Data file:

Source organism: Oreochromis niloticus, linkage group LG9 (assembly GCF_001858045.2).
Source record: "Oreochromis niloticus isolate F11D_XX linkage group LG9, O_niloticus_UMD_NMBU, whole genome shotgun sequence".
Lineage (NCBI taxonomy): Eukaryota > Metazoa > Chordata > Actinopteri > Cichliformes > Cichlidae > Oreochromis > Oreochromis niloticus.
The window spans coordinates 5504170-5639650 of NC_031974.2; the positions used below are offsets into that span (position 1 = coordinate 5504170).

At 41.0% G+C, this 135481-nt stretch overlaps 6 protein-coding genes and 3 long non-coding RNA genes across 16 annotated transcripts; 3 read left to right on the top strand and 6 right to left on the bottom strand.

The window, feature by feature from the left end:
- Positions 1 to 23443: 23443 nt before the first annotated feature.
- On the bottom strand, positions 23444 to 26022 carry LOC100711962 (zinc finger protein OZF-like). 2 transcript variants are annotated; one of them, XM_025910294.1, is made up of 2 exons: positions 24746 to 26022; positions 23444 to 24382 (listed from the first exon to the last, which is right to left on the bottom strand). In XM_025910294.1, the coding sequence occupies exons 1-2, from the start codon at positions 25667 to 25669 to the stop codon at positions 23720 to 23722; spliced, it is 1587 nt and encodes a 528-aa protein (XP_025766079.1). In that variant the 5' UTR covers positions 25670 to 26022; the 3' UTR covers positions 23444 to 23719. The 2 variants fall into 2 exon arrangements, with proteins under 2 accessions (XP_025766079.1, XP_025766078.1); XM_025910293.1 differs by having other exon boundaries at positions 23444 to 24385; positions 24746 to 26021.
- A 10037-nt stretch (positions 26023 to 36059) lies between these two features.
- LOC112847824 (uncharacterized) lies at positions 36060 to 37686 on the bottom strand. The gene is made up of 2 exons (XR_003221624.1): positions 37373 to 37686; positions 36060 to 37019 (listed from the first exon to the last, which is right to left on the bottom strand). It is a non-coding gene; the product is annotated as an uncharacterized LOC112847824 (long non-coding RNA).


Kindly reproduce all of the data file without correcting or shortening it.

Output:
Source organism: Oreochromis niloticus, linkage group LG9 (assembly GCF_001858045.2).
Source record: "Oreochromis niloticus isolate F11D_XX linkage group LG9, O_niloticus_UMD_NMBU, whole genome shotgun sequence".
Lineage (NCBI taxonomy): Eukaryota > Metazoa > Chordata > Actinopteri > Cichliformes > Cichlidae > Oreochromis > Oreochromis niloticus.
The window spans coordinates 5504170-5639650 of NC_031974.2; the positions used below are offsets into that span (position 1 = coordinate 5504170).

At 41.0% G+C, this 135481-nt stretch overlaps 6 protein-coding genes and 3 long non-coding RNA genes across 16 annotated transcripts; 3 read left to right on the top strand and 6 right to left on the bottom strand.

The window, feature by feature from the left end:
- Positions 1 to 23443: 23443 nt before the first annotated feature.
- On the bottom strand, positions 23444 to 26022 carry LOC100711962 (zinc finger protein OZF-like). 2 transcript variants are annotated; one of them, XM_025910294.1, is made up of 2 exons: positions 24746 to 26022; positions 23444 to 24382 (listed from the first exon to the last, which is right to left on the bottom strand). In XM_025910294.1, the coding sequence occupies exons 1-2, from the start codon at positions 25667 to 25669 to the stop codon at positions 23720 to 23722; spliced, it is 1587 nt and encodes a 528-aa protein (XP_025766079.1). In that variant the 5' UTR covers positions 25670 to 26022; the 3' UTR covers positions 23444 to 23719. The 2 variants fall into 2 exon arrangements, with proteins under 2 accessions (XP_025766079.1, XP_025766078.1); XM_025910293.1 differs by having other exon boundaries at positions 23444 to 24385; positions 24746 to 26021.
- A 10037-nt stretch (positions 26023 to 36059) lies between these two features.
- LOC112847824 (uncharacterized) lies at positions 36060 to 37686 on the bottom strand. The gene is made up of 2 exons (XR_003221624.1): positions 37373 to 37686; positions 36060 to 37019 (listed from the first exon to the last, which is right to left on the bottom strand). It is a non-coding gene; the product is annotated as an uncharacterized LOC112847824 (long non-coding RNA).